By nature, the author of this blog is the stubborn sort.
You say “paper or plastic” and I say “neither.”
You say “jump” and I say “sorry, I just ate breakfast.”
You say “watch the advertisement orgy of expensive TV spots during the Super Bowl” and I promptly change the channel.
And that’s exactly what I did.
While the lion’s share of the TV viewership watched Tim Tebow tell the women of America what to do with their uterus (uterii?) and while that little kid smacked his mom’s boyfriend over a bowl of Doritos, I took a peek at how the other channels chose to fill their wasted time slots.
It was a fun exercise; one that I heartily recommend. It was my own personal social experiment where I thumb my nose at popular culture and mass consumerism to study the human nature of TV programming decisions.
Here’s what I found:
While the Saints won the coin toss and elected to receive, TBS aired Failure To Launch, a film about a whimsical 35 year old man that still lives with his folks and falls in love with Sarah Jessica Parker, the woman hired by the parents to seduce their son and convince him to move out.
It stars Matthew McConaughey, in his most challenging role.
When Peyton Manning tossed a touchdown strike to take a 10-point advantage, E! Network was showing Sleepless in Seattle, the endearing romantic comedy where the son of a recently widowed man calls a radio talk show in an attempt to find his father a new wife. One woman hears the broadcast and goes to great lengths to meet the widowed man.
Sleepless in Seattle features the delightful cast of Tom Hanks and Meg Ryan.
When the Saints recovered an onside kick to open the 3rd quarter, ABC countered with Stepmom, the movie where a terminally ill mother has to settle on the new woman in her ex-husband’s life, who will be the new stepmother to her children.
Julia Roberts and Susan Sarandon play the conflicted women.
As the Saints secured their first-ever Super Bowl victory with a 4th quarter interception and touchdown return, the premium movie channel– Love Stories East— treated their viewers to Kate & Leopold, the fantasy romance that features the tagline ‘if they lived in the same century they’d be perfect for each other.’
The movie showcases the talents of Sleepless in Seattle star Meg Ryan and Hugh Jackman, as her love interest.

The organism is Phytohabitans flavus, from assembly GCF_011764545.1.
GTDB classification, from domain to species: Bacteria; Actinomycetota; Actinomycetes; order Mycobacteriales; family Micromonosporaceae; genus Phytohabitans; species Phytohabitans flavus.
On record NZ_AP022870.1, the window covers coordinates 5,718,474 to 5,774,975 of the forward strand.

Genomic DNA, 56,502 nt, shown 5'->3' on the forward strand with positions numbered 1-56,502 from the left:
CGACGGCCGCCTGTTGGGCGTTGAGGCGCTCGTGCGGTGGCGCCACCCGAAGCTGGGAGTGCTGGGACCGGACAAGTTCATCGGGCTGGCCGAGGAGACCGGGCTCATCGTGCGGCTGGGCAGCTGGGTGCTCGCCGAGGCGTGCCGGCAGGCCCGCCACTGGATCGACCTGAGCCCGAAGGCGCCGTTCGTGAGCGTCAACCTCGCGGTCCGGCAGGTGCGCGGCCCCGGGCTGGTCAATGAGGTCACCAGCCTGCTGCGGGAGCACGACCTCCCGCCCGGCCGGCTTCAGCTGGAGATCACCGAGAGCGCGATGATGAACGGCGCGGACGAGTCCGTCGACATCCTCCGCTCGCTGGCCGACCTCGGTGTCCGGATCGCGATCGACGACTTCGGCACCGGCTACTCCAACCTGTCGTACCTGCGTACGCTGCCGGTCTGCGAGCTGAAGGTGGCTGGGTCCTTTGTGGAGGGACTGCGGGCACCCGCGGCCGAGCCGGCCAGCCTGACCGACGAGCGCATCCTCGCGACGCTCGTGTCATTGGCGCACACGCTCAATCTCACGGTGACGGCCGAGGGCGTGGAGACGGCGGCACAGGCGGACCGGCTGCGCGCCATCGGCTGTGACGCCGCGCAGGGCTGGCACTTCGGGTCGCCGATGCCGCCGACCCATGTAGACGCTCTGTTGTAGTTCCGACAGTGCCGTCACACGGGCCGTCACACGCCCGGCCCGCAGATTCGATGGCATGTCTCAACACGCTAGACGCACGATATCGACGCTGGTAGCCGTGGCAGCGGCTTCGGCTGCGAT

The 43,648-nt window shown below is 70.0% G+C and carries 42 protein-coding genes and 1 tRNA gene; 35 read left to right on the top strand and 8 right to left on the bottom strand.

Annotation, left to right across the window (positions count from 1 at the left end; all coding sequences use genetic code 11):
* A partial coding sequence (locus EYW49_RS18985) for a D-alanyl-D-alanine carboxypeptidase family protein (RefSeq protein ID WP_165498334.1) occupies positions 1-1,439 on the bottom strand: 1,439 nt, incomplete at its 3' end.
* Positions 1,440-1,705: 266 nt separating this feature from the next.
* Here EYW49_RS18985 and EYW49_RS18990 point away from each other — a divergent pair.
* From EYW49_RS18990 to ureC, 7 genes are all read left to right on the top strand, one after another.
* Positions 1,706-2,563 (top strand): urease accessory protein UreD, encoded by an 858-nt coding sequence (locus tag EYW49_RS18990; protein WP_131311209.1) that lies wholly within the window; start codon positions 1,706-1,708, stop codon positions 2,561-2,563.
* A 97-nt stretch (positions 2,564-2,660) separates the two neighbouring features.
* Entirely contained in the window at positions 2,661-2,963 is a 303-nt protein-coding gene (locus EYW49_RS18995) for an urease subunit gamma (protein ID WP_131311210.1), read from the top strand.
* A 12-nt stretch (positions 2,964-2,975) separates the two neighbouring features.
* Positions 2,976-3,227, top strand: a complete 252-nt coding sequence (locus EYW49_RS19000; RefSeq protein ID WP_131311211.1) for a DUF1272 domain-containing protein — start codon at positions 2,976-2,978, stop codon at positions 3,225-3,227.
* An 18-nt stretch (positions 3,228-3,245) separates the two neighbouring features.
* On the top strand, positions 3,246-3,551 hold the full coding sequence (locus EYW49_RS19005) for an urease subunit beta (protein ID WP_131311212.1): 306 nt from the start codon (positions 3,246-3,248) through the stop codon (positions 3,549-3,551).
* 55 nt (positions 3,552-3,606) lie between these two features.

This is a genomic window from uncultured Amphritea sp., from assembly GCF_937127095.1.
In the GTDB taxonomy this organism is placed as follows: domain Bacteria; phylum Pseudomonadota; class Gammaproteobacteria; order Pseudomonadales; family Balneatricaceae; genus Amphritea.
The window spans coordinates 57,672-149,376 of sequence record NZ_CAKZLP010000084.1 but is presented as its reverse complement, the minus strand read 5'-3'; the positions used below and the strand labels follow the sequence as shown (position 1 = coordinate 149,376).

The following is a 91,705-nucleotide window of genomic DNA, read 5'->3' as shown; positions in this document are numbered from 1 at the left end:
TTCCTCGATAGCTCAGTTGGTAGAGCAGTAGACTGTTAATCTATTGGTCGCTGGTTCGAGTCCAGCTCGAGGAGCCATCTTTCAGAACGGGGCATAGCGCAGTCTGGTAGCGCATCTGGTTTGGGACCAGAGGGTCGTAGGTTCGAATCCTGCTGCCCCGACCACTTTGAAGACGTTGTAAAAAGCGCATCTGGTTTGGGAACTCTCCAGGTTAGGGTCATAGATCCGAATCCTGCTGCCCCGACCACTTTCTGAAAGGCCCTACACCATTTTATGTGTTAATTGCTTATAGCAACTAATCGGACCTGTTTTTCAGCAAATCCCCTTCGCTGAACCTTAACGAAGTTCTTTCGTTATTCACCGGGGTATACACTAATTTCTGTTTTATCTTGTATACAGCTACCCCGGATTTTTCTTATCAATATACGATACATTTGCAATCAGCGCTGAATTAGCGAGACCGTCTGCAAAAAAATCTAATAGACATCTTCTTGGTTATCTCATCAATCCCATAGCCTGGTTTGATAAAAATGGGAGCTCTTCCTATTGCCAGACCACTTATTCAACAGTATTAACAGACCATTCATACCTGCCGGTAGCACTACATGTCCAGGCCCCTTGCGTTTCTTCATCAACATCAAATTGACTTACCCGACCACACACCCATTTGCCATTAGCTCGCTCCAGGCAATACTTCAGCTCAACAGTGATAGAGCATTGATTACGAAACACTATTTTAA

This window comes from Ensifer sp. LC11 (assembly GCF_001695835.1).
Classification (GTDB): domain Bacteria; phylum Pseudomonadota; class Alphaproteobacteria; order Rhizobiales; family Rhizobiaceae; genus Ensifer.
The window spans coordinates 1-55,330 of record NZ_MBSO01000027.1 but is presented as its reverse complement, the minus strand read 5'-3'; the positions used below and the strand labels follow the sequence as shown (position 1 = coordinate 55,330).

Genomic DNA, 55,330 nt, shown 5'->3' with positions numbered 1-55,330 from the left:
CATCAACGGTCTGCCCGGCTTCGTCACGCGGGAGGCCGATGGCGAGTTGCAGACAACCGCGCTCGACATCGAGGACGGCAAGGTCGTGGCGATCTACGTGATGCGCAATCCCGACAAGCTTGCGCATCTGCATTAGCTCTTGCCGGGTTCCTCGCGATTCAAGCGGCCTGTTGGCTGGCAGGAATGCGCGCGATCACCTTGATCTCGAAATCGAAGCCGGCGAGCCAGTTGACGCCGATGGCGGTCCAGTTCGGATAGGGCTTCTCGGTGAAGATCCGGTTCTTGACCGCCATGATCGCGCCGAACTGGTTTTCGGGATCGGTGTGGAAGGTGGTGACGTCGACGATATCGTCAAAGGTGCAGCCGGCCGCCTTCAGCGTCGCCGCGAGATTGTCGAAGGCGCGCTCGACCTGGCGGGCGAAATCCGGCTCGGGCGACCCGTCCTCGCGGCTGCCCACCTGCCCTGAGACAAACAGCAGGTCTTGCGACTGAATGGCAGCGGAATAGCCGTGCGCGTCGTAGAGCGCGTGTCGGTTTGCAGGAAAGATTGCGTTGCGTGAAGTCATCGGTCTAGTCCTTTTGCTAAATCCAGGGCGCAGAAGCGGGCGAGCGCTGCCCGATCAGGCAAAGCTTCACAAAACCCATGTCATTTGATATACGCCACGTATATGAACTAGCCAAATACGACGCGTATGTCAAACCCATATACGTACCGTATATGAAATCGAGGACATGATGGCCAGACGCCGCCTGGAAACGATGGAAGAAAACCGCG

On and on it went. The WE network showed Beaches, the stirring Bette Midler drama. The feature presentation on the Encore Movie Channel was She’s All That, followed by 10 Things I Hate About You.
My experiment seemed to confirm what we already know about the Super Bowl: It is a Man Holiday; the biggest sausage fest of the year; the modern-day He-man Woman Hater’s Club.
If once is an anomaly, twice is a coincidence, and thrice is a trend, then the counter-programming to the Super Bowl proves that it is nothing more than an epic struggle between testosterone and estrogen.
As the final seconds ticked off the clock during the Super Bowl, I turned to my wife to share the results of my scientific research.
To my dismay, she was gone.
I stood up to stretch– the resulting noises from my body sounding like a door with squeaky hinges– and my living room suddenly got brighter, as if a veil had been lifted from my eyes.
I surveyed the room– it wasn’t a pretty sight:
The sofa had a life-sized mold of my ass pressed into the cushions. A massive pile of unwashed dishes teetered in the sink. A varied collection of empty take-out boxes littered the dining table. The dogs were hungry and trembling with low blood sugar. Outside, the yard looked like the canopy of a rain forest.
A note on the fridge from the wife: Went for coffee.
What? During the Super Bowl?
It seems that I was/ am living proof to my own experiment.
Damn, catharsis is a bitch.